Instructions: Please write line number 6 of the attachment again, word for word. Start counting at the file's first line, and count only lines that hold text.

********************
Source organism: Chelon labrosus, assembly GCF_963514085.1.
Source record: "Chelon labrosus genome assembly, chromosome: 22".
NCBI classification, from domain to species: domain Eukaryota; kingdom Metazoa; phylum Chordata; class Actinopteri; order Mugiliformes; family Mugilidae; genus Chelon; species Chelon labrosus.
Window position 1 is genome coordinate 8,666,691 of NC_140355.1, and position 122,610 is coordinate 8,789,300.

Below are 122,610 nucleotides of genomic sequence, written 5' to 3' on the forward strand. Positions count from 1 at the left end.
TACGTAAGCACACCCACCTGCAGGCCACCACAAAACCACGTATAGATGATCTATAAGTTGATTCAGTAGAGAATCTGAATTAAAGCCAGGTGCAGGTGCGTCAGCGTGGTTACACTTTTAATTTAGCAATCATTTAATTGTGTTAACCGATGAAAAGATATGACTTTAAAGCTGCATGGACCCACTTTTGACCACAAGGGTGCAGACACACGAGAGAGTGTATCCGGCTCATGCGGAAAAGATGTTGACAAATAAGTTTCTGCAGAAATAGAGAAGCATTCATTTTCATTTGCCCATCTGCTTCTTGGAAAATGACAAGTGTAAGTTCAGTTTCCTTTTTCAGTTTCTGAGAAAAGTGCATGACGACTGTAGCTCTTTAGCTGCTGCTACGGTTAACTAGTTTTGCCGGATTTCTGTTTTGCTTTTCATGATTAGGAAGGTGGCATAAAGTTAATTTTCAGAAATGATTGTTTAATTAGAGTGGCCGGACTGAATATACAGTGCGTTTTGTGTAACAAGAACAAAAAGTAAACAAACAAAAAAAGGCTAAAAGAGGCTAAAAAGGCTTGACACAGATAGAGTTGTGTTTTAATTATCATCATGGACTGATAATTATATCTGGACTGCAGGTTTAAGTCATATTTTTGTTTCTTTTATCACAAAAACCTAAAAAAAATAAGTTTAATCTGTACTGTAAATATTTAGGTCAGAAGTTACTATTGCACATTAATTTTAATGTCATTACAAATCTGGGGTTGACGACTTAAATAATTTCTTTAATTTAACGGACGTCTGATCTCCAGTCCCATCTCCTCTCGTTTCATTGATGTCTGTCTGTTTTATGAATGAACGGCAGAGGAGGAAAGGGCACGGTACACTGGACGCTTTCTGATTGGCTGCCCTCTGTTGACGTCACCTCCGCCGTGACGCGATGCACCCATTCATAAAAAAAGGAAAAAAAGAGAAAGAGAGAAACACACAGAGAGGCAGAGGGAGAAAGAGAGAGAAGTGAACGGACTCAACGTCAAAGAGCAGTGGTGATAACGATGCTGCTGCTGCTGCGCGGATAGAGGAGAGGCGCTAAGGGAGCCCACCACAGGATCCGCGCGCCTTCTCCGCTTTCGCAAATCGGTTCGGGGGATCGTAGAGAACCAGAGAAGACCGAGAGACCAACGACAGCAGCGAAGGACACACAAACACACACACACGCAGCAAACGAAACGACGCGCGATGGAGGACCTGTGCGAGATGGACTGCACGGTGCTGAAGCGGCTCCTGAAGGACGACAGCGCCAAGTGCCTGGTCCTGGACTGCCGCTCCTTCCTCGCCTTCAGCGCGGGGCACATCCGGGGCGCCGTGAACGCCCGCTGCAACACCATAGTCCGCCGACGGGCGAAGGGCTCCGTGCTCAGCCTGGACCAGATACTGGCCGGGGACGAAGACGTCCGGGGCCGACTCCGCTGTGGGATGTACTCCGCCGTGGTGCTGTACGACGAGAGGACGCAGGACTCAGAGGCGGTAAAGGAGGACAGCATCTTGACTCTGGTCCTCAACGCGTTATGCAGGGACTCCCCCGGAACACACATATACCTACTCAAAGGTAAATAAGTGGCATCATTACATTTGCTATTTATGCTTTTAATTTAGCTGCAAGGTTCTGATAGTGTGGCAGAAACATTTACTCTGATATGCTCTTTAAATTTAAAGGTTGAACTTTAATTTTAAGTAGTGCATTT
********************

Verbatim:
TACGTAAGCACACCCACCTGCAGGCCACCACAAAACCACGTATAGATGATCTATAAGTTGATTCAGTAGAGAATCTGAATTAAAGCCAGGTGCAGGTGCGTCAGCGTGGTTACACTTTTAATTTAGCAATCATTTAATTGTGTTAACCGATGAAAAGATATGACTTTAAAGCTGCATGGACCCACTTTTGACCACAAGGGTGCAGACACACGAGAGAGTGTATCCGGCTCATGCGGAAAAGATGTTGACAAATAAGTTTCTGCAGAAATAGAGAAGCATTCATTTTCATTTGCCCATCTGCTTCTTGGAAAATGACAAGTGTAAGTTCAGTTTCCTTTTTCAGTTTCTGAGAAAAGTGCATGACGACTGTAGCTCTTTAGCTGCTGCTACGGTTAACTAGTTTTGCCGGATTTCTGTTTTGCTTTTCATGATTAGGAAGGTGGCATAAAGTTAATTTTCAGAAATGATTGTTTAATTAGAGTGGCCGGACTGAATATACAGTGCGTTTTGTGTAACAAGAACAAAAAGTAAACAAACAAAAAAAGGCTAAAAGAGGCTAAAAAGGCTTGACACAGATAGAGTTGTGTTTTAATTATCATCATGGACTGATAATTATATCTGGACTGCAGGTTTAAGTCATATTTTTGTTTCTTTTATCACAAAAACCTAAAAAAAATAAGTTTAATCTGTACTGTAAATATTTAGGTCAGAAGTTACTATTGCACATTAATTTTAATGTCATTACAAATCTGGGGTTGACGACTTAAATAATTTCTTTAATTTAACGGACGTCTGATCTCCAGTCCCATCTCCTCTCGTTTCATTGATGTCTGTCTGTTTTATGAATGAACGGCAGAGGAGGAAAGGGCACGGTACACTGGACGCTTTCTGATTGGCTGCCCTCTGTTGACGTCACCTCCGCCGTGACGCGATGCACCCATTCATAAAAAAAGGAAAAAAAGAGAAAGAGAGAAACACACAGAGAGGCAGAGGGAGAAAGAGAGAGAAGTGAACGGACTCAACGTCAAAGAGCAGTGGTGATAACGATGCTGCTGCTGCTGCGCGGATAGAGGAGAGGCGCTAAGGGAGCCCACCACAGGATCCGCGCGCCTTCTCCGCTTTCGCAAATCGGTTCGGGGGATCGTAGAGAACCAGAGAAGACCGAGAGACCAACGACAGCAGCGAAGGACACACAAACACACACACACGCAGCAAACGAAACGACGCGCGATGGAGGACCTGTGCGAGATGGACTGCACGGTGCTGAAGCGGCTCCTGAAGGACGACAGCGCCAAGTGCCTGGTCCTGGACTGCCGCTCCTTCCTCGCCTTCAGCGCGGGGCACATCCGGGGCGCCGTGAACGCCCGCTGCAACACCATAGTCCGCCGACGGGCGAAGGGCTCCGTGCTCAGCCTGGACCAGATACTGGCCGGGGACGAAGACGTCCGGGGCCGACTCCGCTGTGGGATGTACTCCGCCGTGGTGCTGTACGACGAGAGGACGCAGGACTCAGAGGCGGTAAAGGAGGACAGCATCTTGACTCTGGTCCTCAACGCGTTATGCAGGGACTCCCCCGGAACACACATATACCTACTCAAAGGTAAATAAGTGGCATCATTACATTTGCTATTTATGCTTTTAATTTAGCTGCAAGGTTCTGATAGTGTGGCAGAAACATTTACTCTGATATGCTCTTTAAATTTAAAGGTTGAACTTTAATTTTAAGTAGTGCATTT